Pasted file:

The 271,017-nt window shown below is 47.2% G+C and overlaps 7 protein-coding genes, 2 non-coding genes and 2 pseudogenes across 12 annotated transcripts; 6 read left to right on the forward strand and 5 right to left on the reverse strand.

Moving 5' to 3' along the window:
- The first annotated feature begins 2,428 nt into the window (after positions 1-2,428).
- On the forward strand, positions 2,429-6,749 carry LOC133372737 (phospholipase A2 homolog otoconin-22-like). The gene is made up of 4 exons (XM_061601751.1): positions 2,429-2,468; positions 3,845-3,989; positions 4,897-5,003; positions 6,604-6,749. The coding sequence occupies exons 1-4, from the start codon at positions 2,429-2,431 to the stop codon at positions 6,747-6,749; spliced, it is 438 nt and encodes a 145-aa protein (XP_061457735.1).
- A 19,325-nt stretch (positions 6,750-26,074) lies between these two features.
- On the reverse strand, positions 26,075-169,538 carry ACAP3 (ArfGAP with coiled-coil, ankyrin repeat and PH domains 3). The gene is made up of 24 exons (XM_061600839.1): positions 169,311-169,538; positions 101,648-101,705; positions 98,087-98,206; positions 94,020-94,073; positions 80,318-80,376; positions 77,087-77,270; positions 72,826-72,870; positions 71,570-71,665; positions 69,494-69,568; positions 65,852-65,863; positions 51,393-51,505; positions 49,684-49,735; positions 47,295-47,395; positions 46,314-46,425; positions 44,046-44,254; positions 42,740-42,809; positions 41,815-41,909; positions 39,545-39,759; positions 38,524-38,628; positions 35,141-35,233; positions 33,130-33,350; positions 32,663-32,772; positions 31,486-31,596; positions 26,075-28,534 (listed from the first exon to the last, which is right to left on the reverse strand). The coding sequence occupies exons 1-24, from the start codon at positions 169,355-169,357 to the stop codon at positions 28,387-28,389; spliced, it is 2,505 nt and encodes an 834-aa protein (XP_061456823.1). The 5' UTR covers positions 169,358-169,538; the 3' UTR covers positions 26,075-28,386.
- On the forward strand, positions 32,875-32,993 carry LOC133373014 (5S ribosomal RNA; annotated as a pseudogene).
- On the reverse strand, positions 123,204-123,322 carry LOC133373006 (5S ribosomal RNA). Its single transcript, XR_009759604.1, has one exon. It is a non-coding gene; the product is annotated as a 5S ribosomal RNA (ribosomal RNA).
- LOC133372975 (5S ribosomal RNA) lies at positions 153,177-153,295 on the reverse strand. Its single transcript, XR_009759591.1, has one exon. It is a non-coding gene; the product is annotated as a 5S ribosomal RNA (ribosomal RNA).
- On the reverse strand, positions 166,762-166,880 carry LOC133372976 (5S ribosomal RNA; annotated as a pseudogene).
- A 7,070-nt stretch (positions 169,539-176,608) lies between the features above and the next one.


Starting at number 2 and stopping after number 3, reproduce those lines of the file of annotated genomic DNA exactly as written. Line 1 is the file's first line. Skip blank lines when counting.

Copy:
Moving 5' to 3' along the window:
- The first annotated feature begins 2,428 nt into the window (after positions 1-2,428).